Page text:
# The rate of convergence for approximate Bayesian computation

### Abstract

Approximate Bayesian Computation (ABC) is a popular computational method for likelihood-free Bayesian inference. The term “likelihood-free” refers to problems where the likelihood is intractable to compute or estimate directly, but where it is possible to generate simulated data $X$ relatively easily given a candidate set of parameters $\theta$ simulated from a prior distribution. Parameters which generate simulated data within some tolerance $\delta$ of the observed data $x^*$ are regarded as plausible, and a collection of such $\theta$ is used to estimate the posterior distribution $\theta|X=x^∗$. Suitable choice of $\delta$ is vital for ABC methods to return good approximations to $\theta$ in reasonable computational time.

While ABC methods are widely used in practice, particularly in population genetics, rigorous study of the mathematical properties of ABC estimators lags behind practical developments of the method. We prove that ABC estimates converge to the exact solution under very weak assumptions and, under slightly stronger assumptions, quantify the rate of this convergence. In particular, we show that the bias of the ABC estimate is asymptotically proportional to $\delta^2$ as $\delta \downarrow 0$. At the same time, the computational cost for generating one ABC sample increases like $\delta^{-q}$ where $q$ is the dimension of the observations. Rates of convergence are obtained by optimally balancing the mean squared error against the computational cost. Our results can be used to guide the choice of the tolerance parameter $\delta$.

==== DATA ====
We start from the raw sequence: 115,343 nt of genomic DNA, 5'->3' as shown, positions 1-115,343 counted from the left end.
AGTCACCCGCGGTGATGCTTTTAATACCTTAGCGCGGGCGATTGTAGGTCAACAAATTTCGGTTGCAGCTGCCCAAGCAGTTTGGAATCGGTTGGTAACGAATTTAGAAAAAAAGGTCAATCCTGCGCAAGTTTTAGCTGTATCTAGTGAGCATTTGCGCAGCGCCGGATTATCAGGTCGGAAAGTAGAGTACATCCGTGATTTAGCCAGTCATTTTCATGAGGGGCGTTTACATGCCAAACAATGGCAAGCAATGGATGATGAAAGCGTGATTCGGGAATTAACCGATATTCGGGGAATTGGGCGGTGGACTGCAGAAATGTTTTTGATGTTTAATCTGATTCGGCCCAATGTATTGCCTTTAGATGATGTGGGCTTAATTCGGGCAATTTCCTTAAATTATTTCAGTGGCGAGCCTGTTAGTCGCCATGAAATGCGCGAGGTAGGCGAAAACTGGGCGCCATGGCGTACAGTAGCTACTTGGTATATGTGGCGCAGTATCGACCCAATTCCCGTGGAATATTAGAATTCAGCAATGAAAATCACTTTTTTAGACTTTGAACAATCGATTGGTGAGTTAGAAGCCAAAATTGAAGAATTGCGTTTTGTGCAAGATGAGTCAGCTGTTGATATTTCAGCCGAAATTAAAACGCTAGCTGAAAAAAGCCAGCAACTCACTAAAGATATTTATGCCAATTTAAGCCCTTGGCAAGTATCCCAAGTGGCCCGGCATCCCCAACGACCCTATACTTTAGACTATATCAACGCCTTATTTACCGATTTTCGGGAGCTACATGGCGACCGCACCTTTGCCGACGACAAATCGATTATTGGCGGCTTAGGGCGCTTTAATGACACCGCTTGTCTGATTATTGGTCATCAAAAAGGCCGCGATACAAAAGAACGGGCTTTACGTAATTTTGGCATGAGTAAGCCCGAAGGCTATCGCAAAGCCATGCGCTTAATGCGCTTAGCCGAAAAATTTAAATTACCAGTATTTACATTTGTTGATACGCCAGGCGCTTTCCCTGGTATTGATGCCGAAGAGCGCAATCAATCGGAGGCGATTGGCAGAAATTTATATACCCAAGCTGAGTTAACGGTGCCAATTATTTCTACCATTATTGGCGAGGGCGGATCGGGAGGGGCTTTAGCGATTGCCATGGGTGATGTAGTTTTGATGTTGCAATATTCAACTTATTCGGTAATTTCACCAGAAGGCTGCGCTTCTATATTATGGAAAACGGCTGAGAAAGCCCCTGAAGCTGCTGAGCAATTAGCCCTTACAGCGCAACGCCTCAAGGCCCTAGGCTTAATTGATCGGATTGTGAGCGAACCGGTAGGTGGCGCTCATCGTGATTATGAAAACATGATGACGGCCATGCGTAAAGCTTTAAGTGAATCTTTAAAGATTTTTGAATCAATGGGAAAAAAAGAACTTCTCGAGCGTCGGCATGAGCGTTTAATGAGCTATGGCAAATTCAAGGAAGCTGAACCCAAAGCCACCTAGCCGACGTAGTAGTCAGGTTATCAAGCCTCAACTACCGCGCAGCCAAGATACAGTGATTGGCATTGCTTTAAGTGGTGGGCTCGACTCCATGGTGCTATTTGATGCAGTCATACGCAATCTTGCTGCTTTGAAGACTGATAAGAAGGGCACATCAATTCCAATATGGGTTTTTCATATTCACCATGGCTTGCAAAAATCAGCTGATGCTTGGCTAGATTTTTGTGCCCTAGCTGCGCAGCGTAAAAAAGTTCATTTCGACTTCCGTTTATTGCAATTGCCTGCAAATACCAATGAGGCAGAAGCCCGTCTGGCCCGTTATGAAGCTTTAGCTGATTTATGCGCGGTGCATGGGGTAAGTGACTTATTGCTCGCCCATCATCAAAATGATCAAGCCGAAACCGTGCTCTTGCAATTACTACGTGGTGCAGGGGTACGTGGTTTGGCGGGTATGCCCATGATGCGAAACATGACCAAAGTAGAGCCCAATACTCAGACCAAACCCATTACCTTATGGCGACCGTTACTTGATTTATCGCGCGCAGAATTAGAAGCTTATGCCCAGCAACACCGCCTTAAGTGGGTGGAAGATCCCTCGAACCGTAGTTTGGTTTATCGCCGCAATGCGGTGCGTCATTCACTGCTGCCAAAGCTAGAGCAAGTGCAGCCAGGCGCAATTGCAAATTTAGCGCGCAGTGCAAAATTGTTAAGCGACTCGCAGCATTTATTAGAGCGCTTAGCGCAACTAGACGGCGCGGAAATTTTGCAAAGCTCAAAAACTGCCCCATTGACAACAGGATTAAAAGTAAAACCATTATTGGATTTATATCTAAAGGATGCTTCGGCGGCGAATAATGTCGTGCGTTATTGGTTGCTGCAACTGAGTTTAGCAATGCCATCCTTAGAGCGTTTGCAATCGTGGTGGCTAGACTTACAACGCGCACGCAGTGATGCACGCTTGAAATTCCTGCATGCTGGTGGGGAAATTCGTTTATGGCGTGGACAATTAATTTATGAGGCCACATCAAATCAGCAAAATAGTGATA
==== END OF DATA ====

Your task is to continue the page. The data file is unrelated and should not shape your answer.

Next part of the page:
Publication
Electronic Journal of Statistics, Volume 9, Number 1

This looked at the rate of convergence for the most basic version of the ABC algorithm, where either the number of proposals or the number of accepted proposals is fixed, and the estimate is the mean of the desired function of the accepted proposals, without adjustment. There are also some theorems giving conditions for the estimate to converge to the correct answer. The results in this paper were later included in my thesis.